How can a solution be neutral if [H3O+] is less than 10-7?

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How can a solution be neutral if [H3O+] is less than 10-7?

Postby Chem_Mod » Sun Aug 21, 2011 12:13 pm

Question: I was confused about the last statement you made at the end of class: "If [H3O+] < 10-7, then the solution is considered neutral because we know that as a result of autoprotolysis they are 10-7 M H3O+." I am have trouble understanding how a solution would be neutral if [H3O+] is less than 10-7.

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Re: How can solution be neutral if [H3O+] is less than 10-7?

Postby Chem_Mod » Sun Aug 21, 2011 12:13 pm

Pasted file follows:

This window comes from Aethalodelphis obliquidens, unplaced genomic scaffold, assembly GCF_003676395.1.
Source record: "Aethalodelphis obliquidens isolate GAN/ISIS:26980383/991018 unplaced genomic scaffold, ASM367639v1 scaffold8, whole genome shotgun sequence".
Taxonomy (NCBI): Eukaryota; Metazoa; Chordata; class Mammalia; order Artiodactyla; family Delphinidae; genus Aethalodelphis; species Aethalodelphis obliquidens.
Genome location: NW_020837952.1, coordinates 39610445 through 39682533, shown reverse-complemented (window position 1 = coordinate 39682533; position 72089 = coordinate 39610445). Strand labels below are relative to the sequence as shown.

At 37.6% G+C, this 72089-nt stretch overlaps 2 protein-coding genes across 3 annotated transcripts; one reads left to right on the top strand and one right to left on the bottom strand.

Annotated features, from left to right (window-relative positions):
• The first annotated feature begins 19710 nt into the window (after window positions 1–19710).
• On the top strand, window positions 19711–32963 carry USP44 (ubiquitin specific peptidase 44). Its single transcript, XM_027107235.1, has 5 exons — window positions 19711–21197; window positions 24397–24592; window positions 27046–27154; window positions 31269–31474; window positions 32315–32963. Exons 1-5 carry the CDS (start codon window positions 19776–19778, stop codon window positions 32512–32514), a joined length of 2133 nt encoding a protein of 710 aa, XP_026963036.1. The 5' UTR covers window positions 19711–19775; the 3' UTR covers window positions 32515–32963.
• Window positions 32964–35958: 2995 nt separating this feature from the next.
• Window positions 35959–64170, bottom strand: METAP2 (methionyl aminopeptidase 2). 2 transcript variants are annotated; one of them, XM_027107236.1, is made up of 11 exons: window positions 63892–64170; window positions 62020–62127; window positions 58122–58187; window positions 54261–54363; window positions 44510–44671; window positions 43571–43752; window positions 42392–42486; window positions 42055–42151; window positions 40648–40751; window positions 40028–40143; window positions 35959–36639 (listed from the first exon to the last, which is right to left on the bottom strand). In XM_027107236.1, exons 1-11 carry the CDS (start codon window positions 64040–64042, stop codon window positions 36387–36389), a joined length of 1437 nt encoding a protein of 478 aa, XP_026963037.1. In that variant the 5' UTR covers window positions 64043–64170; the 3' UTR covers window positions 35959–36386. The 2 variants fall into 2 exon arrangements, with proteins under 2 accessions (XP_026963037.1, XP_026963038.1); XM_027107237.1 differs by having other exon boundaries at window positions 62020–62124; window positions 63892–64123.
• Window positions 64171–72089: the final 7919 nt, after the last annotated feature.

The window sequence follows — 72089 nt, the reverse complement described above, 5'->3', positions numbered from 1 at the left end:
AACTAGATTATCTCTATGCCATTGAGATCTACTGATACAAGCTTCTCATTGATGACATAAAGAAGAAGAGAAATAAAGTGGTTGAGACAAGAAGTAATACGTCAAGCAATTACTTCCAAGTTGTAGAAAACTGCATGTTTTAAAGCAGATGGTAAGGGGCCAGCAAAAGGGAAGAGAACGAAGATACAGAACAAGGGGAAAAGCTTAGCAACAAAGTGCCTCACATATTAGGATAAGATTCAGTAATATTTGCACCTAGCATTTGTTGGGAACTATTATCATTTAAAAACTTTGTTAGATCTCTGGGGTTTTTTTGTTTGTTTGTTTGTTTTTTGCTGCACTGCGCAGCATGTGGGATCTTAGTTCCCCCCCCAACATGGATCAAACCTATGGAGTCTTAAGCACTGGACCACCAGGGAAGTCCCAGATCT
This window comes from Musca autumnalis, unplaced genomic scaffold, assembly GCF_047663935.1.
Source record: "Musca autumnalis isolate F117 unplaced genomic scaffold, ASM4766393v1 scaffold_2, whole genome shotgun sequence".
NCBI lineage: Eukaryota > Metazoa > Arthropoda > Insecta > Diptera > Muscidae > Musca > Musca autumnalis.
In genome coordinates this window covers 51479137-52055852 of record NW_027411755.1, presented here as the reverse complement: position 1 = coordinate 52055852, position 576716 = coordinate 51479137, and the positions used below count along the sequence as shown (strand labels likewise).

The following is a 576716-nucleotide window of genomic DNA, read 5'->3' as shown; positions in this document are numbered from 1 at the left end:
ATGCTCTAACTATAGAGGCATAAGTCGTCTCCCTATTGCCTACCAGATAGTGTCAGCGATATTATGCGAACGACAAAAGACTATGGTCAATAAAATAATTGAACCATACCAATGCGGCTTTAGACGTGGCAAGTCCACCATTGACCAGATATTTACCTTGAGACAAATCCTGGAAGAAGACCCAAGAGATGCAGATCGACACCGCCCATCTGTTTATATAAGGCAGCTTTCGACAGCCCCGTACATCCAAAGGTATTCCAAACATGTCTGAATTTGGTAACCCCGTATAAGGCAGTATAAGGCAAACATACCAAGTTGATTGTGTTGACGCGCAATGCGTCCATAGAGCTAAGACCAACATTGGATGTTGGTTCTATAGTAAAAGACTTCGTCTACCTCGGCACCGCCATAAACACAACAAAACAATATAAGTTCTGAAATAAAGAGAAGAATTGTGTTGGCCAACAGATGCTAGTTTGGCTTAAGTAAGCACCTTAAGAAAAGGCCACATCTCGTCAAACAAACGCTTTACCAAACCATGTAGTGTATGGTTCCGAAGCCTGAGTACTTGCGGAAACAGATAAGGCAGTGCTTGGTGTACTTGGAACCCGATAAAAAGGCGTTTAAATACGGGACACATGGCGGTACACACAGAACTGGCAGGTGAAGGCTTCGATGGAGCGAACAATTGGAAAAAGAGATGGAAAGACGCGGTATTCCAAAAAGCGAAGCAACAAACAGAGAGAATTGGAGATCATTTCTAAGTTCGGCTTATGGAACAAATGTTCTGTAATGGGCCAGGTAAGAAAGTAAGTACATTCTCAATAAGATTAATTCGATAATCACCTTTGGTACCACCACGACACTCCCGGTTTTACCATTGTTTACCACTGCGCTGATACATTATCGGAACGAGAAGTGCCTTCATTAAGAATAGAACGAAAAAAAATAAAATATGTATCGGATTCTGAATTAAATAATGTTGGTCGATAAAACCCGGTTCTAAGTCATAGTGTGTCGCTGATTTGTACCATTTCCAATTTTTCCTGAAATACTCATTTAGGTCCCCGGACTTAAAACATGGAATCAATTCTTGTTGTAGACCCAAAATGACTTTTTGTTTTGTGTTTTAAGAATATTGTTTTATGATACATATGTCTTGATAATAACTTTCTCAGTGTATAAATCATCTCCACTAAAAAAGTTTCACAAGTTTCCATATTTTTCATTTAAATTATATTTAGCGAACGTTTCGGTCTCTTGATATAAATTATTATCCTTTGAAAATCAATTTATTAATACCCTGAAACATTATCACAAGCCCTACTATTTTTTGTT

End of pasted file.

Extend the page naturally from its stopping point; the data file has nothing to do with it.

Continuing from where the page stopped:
Answer: Neutral water has 10-7 M H3O+. If one calculates that a compound when added to neutral water produces H3O+ (equivalent to a concentration of 10-10 M H3O+) then the compound is hardly increasing the H3O+concentration above 10-7 M. In other words, add 10-10 M H3O+ + 10-7 M H3O+ and then take the log of the sum and the pH is 6.999 hardly different from pH 7, which is the pH of the water before the compund was added.


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